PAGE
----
After nearly a year of devastation brought forth by the COVID-19 pandemic and recent news of Texas becoming the first state to administer 1 million doses of vaccines, Texas State’s Student Health Center is gearing up for its own vaccination efforts with hopes the campus community will take advantage.
Texas State, an approved vaccine provider, created a workgroup during the fall semester to begin planning for distribution and now expects to receive either the Food and Drug Administration-approved Pfizer or Moderna vaccines in the coming weeks.
“We've seen those horrible pictures of people standing in line for hours and hours to get the vaccine; that is not how we're going to distribute vaccines on our campus,” says Dr. Emilio Carranco, the Student Health Center director. “The Department of State Health Services is going to tell us which priority groups we are to administer the vaccine.”
Carranco suspects the state health department will want to send the Pfizer vaccine but says it is possible Texas State could receive both, "a more difficult logistical challenge" the university can manage if needed.
Both the Pfizer and Moderna vaccines require two doses (both doses must be the same brand), with the Centers for Disease Control and Prevention not recommending the latter dose be taken earlier than three weeks (Pfizer) or one month (Moderna). Once the university has access to the vaccine and knows the priority groups, Carranco says it plans to reach out to members of the university community to receive their shots.
When people sign up for the vaccine, they will schedule both their first and second shots, respectively.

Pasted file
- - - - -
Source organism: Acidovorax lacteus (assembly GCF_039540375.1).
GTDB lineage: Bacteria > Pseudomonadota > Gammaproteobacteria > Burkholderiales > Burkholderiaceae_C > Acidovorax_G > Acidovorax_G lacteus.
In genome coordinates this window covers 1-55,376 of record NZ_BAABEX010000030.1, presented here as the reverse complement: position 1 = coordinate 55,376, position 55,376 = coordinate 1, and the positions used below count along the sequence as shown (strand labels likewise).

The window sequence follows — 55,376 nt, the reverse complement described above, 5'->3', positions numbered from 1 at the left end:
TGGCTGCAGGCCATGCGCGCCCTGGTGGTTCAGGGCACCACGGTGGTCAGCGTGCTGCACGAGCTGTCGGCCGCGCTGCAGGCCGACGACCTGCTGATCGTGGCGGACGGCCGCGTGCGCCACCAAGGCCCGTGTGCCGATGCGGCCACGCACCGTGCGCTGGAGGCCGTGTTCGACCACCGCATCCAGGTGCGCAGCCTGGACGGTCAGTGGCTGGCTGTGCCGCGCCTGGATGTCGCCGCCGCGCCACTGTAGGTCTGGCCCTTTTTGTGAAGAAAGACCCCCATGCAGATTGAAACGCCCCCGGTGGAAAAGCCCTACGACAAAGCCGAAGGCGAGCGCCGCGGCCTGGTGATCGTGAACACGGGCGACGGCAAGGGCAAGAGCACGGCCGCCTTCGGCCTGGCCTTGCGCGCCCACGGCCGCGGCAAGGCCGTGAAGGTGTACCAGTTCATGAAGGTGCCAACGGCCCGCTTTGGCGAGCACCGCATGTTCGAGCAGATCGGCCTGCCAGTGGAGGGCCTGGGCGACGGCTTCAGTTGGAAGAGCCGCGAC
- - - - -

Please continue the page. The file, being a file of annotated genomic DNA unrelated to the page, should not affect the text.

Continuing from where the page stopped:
“We will notify them that we have a vaccine available; we will provide a link that they will be able to use to register for the vaccination; they will register in time slots,” Carranco says. “What I expect is we're going to get multiple allocations. And the first allocations might just be a few hundred doses of vaccine, and then I see that becoming a few thousand. And then I see that becoming several thousand.”
To accommodate a potentially large number of high-risk people who will seek a vaccination, Texas State plans to utilize the ballrooms located in the LBJ Student Center as its mass vaccination site, citing the need for a week-to-week space large enough to sign people in and allow them to “stay for at least 15 minutes and in some cases, 30 minutes,” Carranco adds, while adhering to social distancing protocols.
When Texas State begins its efforts, it will find itself in a position where it has an abundance of resources — a luxury Hays County does not currently benefit from.
“Our role in the county has been to take care of Texas State,” Carranco says. “So when we draw up county emergency management plans, the expectation is that Texas State will take care of itself; we are half the population of San Marcos [which allows the county to concentrate on the other half]. So if we can take care of ourselves, that's saying a lot."
“Now, we still need help; we still need help from our county partners. But we have the resources to do this.”
But Texas State’s resources alone will not be enough to overcome the misinformation spread about vaccines — whether through social media or word-of-mouth — which has raised skepticism throughout the country about whether it is safe to get vaccinated.